If there’s anyone who has the potential to go on bizarre comic adventures, it’s Superman. He’s an all-powerful hero that can travel to dimensions and planets beyond our imagination. This gives famous Scottish comic writer, Grant Morrison, the perfect hero for a story. In the early 2000s, DC wanted to create a new imprint called All-Star that would get to the core of the heroes we’ve grown to love. Grant Morrison was tapped to make one for the Man of Steel, and thus All-Star Superman was created. It has been 15 years since this series’ first issue was released, and many still find this tale today. Can it stand the test of time as one of the greatest stories for the Man of Steel?
**Some Spoilers Below**
During an experiment involving orbiting the sun, Dr. Leo Quintum and his team are attacked by Parasite at the behest of Lex Luthor. Superman flies in and saves the scientists, but at a cost. When they return to Earth, Quintum analyzes the Man of Steel and learns his cells have been overcharged. Superman has become more powerful than ever, but he only has a year to live. With that in mind, Clark begins to settle his affairs to prepare for a world without Superman. His first thing on the To-Do list is to reveal his secret identity to Lois Lane.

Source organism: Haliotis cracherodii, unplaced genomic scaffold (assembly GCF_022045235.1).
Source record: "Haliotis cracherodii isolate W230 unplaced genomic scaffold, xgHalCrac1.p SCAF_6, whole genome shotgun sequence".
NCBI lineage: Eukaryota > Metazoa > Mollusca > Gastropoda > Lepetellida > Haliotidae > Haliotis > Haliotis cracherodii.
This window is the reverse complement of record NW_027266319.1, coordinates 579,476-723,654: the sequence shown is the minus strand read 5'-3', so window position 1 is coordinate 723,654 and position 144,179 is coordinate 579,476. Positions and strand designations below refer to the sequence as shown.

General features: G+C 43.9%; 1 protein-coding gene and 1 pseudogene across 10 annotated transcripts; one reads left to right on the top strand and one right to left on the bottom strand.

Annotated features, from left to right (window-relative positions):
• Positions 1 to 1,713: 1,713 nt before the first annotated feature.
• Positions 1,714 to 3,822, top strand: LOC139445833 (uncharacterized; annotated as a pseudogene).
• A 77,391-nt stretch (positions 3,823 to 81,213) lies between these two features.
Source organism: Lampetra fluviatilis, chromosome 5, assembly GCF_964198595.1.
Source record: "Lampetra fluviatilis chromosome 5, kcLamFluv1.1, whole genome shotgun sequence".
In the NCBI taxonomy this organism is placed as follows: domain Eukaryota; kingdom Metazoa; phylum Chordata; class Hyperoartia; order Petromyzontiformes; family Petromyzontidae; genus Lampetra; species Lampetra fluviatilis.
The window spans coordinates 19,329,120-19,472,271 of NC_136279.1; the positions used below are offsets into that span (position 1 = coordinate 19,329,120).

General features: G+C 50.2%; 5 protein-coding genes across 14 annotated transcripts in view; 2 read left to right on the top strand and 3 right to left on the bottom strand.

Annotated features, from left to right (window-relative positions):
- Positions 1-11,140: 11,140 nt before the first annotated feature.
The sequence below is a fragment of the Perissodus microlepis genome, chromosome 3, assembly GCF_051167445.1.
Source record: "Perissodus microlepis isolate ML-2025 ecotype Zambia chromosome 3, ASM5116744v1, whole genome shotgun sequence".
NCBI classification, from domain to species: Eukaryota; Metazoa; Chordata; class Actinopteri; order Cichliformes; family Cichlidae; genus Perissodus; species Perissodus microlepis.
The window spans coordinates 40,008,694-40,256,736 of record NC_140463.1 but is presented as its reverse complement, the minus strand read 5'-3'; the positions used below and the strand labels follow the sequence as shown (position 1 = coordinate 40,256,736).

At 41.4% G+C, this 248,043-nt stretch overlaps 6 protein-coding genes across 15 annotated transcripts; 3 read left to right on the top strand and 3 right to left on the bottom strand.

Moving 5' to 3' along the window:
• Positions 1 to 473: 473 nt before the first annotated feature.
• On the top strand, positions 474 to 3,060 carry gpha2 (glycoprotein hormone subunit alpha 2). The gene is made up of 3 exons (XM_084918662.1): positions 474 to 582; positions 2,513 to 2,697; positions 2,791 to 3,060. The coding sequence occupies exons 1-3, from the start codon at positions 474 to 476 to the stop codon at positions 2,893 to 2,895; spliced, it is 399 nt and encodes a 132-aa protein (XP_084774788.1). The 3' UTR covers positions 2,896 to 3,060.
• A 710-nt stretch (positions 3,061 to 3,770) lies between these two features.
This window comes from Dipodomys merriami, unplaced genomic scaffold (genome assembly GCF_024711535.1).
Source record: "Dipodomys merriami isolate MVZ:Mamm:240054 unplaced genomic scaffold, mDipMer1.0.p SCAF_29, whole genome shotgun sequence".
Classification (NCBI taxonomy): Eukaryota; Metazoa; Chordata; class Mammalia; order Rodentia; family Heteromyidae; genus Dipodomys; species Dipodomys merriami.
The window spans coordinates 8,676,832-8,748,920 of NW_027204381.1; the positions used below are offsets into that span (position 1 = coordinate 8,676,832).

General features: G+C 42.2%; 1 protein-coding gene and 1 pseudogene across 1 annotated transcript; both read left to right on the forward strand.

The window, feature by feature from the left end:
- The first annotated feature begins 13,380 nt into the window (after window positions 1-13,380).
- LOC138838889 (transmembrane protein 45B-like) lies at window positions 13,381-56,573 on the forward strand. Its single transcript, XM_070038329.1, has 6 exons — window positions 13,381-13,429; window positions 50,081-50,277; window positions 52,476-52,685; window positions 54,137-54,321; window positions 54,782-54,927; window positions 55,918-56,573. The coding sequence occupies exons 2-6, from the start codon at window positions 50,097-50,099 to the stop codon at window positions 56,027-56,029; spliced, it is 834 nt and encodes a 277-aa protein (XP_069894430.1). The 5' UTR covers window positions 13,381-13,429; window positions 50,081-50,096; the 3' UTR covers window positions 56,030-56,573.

This story stands out for a variety of different reasons for different readers. Some might find the oddball scenarios appealing, such as Clark’s escape from the Bizarro world. Some might like the action sequences between Superman and Lex Luthor epic. This reviewer, however, knows the reason this story stands out is the main character himself. In this story, we don’t see him as just Kal-El of Krypton, protector of Earth, or as Clark Kent, the superhero of Metropolis. We see him as a cross between the two. We get the humanity of Clark Kent, who has accepted his imminent death, as he puts his affairs in order while still facing the out of this world threats as Kal-El.
In most stories with this plot, the hero would go through hoops to try and save their lives. Here, the Superman is at peace with all of this as he ties up loose ends in his life. For a comic that had invasions, tests of strength and wit, as well as a time travel plot at one point, it felt strangely relaxing. The action was epic, with iconic scenes of Superman facing off against giant monsters and twisted Kryptonians, but that was nothing in comparison to the slow moments. Seeing Clark prepare for the end is heartbreaking yet inspirational.
The illustrator for this story, Frank Quitely, is a frequent collaborator with Morrison. His unique style usually compliments the bizarre tales that Morrison comes up with. The problem is that it works only part of the time. Frank’s design on how to make Clark and Superman two different people worked well. That said, style doesn’t exactly translate well to the more common aspects. The people who work at the Daily Planet have a strange, clay-like texture to them. It’s not terrible in any aspect, but it’s just not this reviewer’s cup of tea.
All-Star Superman is the perfect ending to the Man of Steel. If there were a day where Superman comics would need to stop publishing, this tale would be the final story. It gives us the story of the Man of Steel as both a hero and a man. We see him face off against the greatest threats while coming to terms with his mortality. It’s a tale that can inspire those to try to become greater than one’s self. We can all be the good man that Clark Kent is.